“Consider his sale of a nude to the Metropolitan Museum of Art in New York, his induction into the National Academy of Design, his winning the national Distinguished Teaching of Art Award -- there's more than enough evidence to prove his relevance.” So stated Michael Humphrey, writing in an article, Compulsion to Paint, parkersdesignprint.comin the Kansas City Star Magazine, December 17, 2006.
parkersdesignprint.comCritics and colleagues have been unanimous in their respect for Niewald’s work ethic which has led him to paint for six hours a day, well past retirement from teaching. His favored subjects of Kansas City scenes or studio still life set-ups are worked on until he perfects, on a two dimensional surface, the visual qualities he experienced when he chose the precise angle from which to paint or to make his prints.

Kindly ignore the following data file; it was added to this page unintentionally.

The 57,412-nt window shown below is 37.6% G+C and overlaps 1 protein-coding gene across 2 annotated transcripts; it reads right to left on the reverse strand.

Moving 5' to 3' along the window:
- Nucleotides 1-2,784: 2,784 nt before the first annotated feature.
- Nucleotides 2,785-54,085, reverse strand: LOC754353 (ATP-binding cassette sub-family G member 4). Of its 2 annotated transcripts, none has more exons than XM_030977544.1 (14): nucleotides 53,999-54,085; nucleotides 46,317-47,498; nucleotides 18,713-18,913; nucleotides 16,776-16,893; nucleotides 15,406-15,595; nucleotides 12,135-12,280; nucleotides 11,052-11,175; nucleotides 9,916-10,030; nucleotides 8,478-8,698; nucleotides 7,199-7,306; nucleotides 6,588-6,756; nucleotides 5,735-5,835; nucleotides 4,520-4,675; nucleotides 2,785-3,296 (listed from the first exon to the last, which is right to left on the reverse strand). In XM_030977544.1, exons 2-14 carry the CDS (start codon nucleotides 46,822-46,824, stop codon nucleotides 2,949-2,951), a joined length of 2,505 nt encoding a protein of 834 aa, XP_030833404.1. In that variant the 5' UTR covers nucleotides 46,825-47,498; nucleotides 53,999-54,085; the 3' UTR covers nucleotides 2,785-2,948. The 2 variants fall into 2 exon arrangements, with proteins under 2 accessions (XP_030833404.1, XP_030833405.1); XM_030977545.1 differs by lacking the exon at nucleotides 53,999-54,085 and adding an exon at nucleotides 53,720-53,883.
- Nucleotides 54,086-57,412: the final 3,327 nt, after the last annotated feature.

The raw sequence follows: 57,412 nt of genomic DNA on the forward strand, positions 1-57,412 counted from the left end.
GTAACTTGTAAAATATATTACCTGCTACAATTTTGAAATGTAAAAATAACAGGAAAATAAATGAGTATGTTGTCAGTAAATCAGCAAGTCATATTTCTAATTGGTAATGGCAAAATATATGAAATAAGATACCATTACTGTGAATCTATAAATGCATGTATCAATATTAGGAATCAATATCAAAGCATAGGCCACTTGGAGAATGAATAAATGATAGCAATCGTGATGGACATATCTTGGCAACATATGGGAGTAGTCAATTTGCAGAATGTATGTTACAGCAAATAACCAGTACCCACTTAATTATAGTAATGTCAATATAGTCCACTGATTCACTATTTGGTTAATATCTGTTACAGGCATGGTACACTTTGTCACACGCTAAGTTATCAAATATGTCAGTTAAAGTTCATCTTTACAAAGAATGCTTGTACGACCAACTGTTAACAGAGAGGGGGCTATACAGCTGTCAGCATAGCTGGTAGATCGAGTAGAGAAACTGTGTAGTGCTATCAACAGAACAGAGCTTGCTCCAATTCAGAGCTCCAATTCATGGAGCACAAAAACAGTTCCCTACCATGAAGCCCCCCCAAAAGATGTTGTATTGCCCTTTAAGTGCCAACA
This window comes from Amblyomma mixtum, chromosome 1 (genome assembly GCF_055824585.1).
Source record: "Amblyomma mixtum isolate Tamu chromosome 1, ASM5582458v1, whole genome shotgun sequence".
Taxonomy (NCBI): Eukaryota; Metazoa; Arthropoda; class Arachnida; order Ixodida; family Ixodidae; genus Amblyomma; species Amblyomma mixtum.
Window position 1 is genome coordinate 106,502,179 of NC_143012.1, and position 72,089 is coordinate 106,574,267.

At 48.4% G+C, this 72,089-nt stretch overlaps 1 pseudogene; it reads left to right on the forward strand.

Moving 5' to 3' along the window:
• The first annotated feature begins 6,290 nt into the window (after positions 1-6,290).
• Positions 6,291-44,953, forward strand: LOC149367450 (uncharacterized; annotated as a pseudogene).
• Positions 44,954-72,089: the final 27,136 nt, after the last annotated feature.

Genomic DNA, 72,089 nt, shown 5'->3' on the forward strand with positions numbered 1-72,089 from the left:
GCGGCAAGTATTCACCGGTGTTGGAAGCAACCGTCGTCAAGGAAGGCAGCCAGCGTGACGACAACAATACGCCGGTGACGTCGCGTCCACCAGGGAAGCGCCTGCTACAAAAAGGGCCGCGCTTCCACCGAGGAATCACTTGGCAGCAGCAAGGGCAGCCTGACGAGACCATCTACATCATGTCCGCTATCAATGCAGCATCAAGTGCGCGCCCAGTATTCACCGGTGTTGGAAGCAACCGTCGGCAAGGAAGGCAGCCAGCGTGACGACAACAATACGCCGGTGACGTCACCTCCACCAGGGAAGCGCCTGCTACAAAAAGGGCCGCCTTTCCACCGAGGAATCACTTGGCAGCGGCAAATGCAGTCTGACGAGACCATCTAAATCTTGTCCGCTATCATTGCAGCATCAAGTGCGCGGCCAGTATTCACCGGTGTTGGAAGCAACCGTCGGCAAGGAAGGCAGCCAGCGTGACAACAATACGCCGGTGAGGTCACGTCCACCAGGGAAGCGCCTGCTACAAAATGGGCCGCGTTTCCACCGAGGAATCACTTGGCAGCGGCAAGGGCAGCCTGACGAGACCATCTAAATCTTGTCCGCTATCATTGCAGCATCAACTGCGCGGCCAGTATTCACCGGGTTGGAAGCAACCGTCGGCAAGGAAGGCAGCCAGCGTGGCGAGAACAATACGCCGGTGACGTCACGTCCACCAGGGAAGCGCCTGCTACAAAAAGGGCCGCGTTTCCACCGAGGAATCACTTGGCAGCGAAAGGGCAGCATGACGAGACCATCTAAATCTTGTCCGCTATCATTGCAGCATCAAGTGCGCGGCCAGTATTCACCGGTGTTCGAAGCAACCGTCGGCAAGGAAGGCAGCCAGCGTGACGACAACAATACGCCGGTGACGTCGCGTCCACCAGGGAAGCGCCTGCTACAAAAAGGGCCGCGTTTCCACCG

Since childhood, when he took art lessons at the Nelson Art Gallery and Kansas City Art Institute, his Kansas City, Missouri home grounded him to its rolling hills and large spaces. Although he experimented with modern, abstract forms during early years, what he gained from that experience was a sense of space and seeking for structure that he carried forward into his later decision to “paint what I see”. One critic said of his structure, “Niewald typically takes great care in arranging his still life elements, effectively composing his motif. For all his emphasis on observation, the resulting compositions evince a classical order and balance. This also is a function of the way Niewald uses paint as a stabilizing agent. Looking at a Niewald composition, we know his apples and onions aren't going to be doing any rolling around; they are virtually sculpted into place with paint.”
Wilbur Niewald graduated from the Kansas City Art Institute and became chairman of its Painting and Printmaking Department, teaching there for 43 years. He exhibited his work widely and, after retirement, has continued to exhibit new work, even being honored with retrospective exhibitions covering his long professional art career.
Still Life with Geranium
Image size 6 x 8 1/8
Framed Size 15 x 18